Jack Douglas replying to Caleb
Thanks for the offer, much appreciated. Our current workflow is that we work on the server exclusively. James and I create a branch to work on, and before merging changes, we will check if another commit has gone in since our branch was created. In that case we stash and rebase, test our changes again and then merge (so every merge is a fast-forward). My initial question is about how to integrate that workflow with and external repo.
Caleb replying to Jack Douglas
Ping for good measure. And the offer to help with git stuff is open pretty much any time, and also not necessarily dependent on picking a project management platform.
Caleb
Git itself being distributed it won't really matter and we could mirror to other hosts anyway, but for the same of any contributors interested in both spaces it would be easier not to split across two project management bubbles.
Caleb
The prospect of collaboration, code share, or even just batting around API issues with Codidact folks changes the equation significantly. If their whole team is rolling on Github and we're aiming for as much working together as possible (whether that ends up being a little or a lot) then setting up camp on the same provider makes a lot more sense. If nothing else because user accounts and ping notifications and cross linking issues is easier.
Caleb
Sorry I haven't gotten around to finishing off the draft post here even with the stuff I already know. I have done some research into alternatives just to refresh and make sure I wasn't missing anything shiny and cool, but haven't changed where I was headed with my lead suggestion of Gitlab ... expect ...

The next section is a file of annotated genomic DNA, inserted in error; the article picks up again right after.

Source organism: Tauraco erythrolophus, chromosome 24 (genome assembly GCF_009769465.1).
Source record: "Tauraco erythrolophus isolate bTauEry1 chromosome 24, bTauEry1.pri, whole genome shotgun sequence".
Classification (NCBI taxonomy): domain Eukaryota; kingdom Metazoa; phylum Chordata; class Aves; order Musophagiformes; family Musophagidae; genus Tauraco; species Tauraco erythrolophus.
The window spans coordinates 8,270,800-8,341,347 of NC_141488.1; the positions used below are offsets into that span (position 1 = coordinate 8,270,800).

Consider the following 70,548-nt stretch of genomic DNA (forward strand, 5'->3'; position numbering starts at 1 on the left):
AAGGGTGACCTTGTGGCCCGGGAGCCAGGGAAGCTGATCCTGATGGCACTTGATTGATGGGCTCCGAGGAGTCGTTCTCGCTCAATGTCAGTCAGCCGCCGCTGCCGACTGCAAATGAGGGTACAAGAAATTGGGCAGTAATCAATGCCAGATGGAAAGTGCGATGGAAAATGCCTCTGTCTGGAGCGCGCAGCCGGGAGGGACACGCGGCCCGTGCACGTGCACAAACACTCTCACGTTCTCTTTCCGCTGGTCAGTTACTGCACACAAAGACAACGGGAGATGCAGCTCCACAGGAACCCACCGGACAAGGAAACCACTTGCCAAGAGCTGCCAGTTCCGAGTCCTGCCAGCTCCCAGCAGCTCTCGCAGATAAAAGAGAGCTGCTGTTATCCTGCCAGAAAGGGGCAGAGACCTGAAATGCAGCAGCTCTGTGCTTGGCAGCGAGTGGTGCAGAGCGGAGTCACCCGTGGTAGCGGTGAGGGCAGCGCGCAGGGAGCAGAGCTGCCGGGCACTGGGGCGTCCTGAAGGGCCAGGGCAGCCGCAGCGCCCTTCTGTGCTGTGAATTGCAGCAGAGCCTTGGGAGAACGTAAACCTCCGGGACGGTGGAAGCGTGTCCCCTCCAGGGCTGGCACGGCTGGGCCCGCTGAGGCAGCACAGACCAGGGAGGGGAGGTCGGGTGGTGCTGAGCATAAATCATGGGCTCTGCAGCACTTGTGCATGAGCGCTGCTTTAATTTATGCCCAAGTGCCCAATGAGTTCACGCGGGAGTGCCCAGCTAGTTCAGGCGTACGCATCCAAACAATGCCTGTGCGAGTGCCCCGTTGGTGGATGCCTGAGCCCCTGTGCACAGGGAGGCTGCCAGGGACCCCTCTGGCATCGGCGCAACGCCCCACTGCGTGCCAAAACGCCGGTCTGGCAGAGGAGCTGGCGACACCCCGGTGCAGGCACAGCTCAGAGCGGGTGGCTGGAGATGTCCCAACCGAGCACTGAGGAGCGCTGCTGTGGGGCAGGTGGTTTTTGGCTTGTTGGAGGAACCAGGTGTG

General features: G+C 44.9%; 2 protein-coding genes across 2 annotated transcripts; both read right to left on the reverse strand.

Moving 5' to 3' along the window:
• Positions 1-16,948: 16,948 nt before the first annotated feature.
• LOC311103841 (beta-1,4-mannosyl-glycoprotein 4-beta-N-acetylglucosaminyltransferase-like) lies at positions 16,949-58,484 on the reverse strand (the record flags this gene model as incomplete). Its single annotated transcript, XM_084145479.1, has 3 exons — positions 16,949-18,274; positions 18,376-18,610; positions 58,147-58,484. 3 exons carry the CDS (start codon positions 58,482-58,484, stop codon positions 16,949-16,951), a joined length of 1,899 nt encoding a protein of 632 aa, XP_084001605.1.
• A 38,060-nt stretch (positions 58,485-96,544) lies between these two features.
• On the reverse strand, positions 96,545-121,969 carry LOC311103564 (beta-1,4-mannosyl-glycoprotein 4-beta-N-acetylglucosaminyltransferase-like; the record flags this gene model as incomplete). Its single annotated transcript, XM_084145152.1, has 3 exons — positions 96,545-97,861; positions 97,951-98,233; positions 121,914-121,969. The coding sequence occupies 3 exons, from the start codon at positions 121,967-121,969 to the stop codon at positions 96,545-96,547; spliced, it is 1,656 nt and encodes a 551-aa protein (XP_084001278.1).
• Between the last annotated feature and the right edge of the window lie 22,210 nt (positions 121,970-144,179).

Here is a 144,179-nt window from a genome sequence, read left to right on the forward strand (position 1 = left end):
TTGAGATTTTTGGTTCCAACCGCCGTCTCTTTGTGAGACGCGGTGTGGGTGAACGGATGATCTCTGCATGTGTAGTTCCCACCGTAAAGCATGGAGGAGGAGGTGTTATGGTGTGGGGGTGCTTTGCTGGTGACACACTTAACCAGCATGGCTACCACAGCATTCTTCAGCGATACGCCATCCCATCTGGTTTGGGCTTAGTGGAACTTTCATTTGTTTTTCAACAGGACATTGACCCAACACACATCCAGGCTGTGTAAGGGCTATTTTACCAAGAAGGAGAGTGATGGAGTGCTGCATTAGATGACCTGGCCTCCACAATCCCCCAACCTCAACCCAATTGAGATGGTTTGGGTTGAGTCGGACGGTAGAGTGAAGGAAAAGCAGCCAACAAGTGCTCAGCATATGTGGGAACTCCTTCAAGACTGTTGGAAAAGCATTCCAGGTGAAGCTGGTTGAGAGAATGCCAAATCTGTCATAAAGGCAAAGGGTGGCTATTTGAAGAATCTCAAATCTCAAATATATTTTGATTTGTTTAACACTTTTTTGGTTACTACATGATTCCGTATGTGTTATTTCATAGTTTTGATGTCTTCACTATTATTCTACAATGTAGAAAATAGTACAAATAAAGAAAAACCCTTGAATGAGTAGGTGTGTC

Jack Douglas replying to Caleb
you can @someone without pinging them here — it's a feature not a bug, though it takes getting used to. Sometimes I don't want to spam your notifications, but want it clear to you or others reading the thread that my comment relates to you. Simply typing '@xyz' does not ping
Lamak replying to Caleb
ah, thanks for the clarification!, not very versed in this field
Caleb replying to Jack Douglas
This ping never notified me. No idea why.
Jack Douglas
thanks @Caleb
Caleb replying to Jack Douglas
And no, it shouldn't make any difference at all what upstream libraries use.
Caleb replying to Lamak
Just to note for @Jack's sake, Github allows unlimited users for open source projects anyway, the difference with *Pro* accounts is you can have unlimited users on private repositories (which would only apply until such a time as we get a license applied). Gitlab on the other hand allows unlimited private users anyway, but for open source projects they do allow access to their *Enterprise* level which has features Github doesn't have, such as issue relations, multiple assignments, etc.
Jack Douglas replying to Lamak
thanks for the offer! I don't know if it makes any difference but several of the libraries we are using are hosted on GitHub (eg MarkdownIt). cc @Caleb
Lamak
@Jack just in case you need it, I think I have a github pro account (unlimited users)
Jack Douglas
I like the UI/UX on Sourcehut btw :P
Jack Douglas
@Caleb I'd like to take you up on the offer of a bit of git workflow advice — not now necessarily, but whenever you think would be a good time to do so.